TCS Daily


The Easter Bunny's Fossilized Ancestor

By Erik Baard - March 25, 2005 12:00 AM

The Easter Bunny has been on his way for a long time. An international team of paleontologists has discovered a 55-million year old fossil of a primitive rabbit in Mongolia's Gobi Desert, predating earlier finds by 20 million years.

The find deepens our biological understanding of a creature that plays a leading role in folklore around the world, not least as an Easter symbol of fertility and renewal. But anthropological riddles remain, such as why rabbits are uniquely both adored as pets and slaughtered for meat and fur on an industrial scale. That contradiction is explored in a new book, "Stories Rabbits Tell: A Natural and Cultural History of a Misunderstood Creature."

Much as human origins can be traced to Africa, "lagomorphs, the group that includes rabbits, hares, and pikas, probably originated in Asia, spreading to other parts of the world from there," notes Robert Asher, Curator of Mammals at the Berlin Museum of Natural History and senior author of the paper, which was published in a recent issue of the journal Science. Other authors of the paper are affiliated with the American Museum of Natural History, the University of Louisville, the Mongolian Academy of Sciences, and the Carnegie Museum of Natural History.

The newly discovered specimen, known as Gomphos elkema, shows that in the early days after the dinosaurs were wiped out by what many scientists are convinced was a comet or asteroid strike, this form of mammal was already literally hopping down the evolutionary trail. "This animal's foot is huge," said Asher. "It's almost the size of its entire arm, like a modern rabbit's foot." 


 

Gomphos elkema, illustration by Nils Hoff. Courtesy of the Berlin Museum

 
But as might be expected for such an ancient creature, some key characteristics differed from the latter garden raiders that inspired the tale of Peter Rabbit. Gomphos elkema had a more substantial tail than the small cottontail fluff of rabbits. Its molars and jaw were also unlike modern lagomorphs, bearing some resemblance instead to squirrels. The mix of similar and variant features points to a close relationship between lagomorphs and rodents, according to Asher. Indeed, while it was speculated that lagomorphs might be close kin to a type of mammals called zalambdalestids that thrived before the dinosaur extinction, the team says their find lends support to a classification lumping rabbits, pikas, and hares in with other modern mammals, including humans.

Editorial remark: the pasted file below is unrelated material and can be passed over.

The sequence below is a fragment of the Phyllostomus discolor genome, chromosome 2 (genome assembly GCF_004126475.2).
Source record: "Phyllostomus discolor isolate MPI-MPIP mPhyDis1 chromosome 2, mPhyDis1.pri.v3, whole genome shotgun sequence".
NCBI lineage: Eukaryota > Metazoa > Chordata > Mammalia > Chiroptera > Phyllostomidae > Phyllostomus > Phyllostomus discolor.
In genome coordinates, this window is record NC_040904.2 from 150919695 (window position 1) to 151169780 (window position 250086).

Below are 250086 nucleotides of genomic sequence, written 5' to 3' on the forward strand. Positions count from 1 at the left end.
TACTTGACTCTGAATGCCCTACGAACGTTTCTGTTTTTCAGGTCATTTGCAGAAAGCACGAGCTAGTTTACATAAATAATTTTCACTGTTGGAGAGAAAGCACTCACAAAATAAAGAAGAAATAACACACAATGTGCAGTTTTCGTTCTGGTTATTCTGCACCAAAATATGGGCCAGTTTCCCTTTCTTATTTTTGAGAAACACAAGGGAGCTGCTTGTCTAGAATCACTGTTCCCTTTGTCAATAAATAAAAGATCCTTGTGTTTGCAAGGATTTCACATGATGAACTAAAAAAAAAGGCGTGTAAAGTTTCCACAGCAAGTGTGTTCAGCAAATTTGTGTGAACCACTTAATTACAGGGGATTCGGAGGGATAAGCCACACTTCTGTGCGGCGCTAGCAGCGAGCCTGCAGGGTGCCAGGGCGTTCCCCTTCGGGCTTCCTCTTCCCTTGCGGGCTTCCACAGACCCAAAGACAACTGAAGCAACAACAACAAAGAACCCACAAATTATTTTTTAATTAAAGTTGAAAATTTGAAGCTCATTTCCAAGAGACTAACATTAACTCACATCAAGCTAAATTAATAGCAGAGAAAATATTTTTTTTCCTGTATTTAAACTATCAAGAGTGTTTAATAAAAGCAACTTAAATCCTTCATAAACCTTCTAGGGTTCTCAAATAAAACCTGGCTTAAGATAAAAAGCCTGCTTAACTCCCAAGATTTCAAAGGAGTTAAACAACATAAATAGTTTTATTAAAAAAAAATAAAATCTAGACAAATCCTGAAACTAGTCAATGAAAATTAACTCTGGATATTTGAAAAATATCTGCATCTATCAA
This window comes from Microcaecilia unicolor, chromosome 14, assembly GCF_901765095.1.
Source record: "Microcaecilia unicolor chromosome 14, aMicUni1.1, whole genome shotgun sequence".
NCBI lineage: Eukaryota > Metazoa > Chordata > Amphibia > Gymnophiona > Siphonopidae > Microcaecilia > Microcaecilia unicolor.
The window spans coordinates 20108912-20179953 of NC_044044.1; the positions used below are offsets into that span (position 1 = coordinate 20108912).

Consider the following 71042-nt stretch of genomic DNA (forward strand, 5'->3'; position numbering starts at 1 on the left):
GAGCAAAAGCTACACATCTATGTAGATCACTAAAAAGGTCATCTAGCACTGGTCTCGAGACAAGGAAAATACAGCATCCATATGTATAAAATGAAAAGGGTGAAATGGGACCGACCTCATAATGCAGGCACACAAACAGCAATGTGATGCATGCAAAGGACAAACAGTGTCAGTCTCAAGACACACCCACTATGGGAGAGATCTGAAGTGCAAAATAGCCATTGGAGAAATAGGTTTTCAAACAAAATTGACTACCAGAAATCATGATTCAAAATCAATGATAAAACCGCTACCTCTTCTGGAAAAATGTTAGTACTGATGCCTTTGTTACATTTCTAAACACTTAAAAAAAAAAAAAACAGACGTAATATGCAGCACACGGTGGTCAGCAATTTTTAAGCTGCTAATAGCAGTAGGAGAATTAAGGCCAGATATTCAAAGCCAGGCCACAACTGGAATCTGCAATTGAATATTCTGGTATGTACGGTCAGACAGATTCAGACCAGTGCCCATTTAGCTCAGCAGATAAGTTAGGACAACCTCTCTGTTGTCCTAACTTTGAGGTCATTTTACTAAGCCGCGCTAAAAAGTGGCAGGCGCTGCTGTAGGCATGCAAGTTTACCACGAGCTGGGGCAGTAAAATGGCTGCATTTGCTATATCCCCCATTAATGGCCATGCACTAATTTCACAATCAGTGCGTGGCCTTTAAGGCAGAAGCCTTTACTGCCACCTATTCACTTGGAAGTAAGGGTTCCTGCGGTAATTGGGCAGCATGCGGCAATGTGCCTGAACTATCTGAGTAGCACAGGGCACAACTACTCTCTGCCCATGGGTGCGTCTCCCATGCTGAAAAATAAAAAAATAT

But one difficulty in drawing connections between species is that many attributes associated with rabbits have evolved repeatedly in separate lines. A diet of roots and other vegetable matter will dictate certain tooth formations. And hopping (or bounding -- hopping using all four feet) is an extremely efficient means of locomotion used by frogs, kangaroos, and some insects and rodents. NASA is even funding the development of a hopping robot at Caltech for Mars exploration. So discovering a species with a similar body type to a rabbit doesn't necessarily guarantee that an ancestor has been found.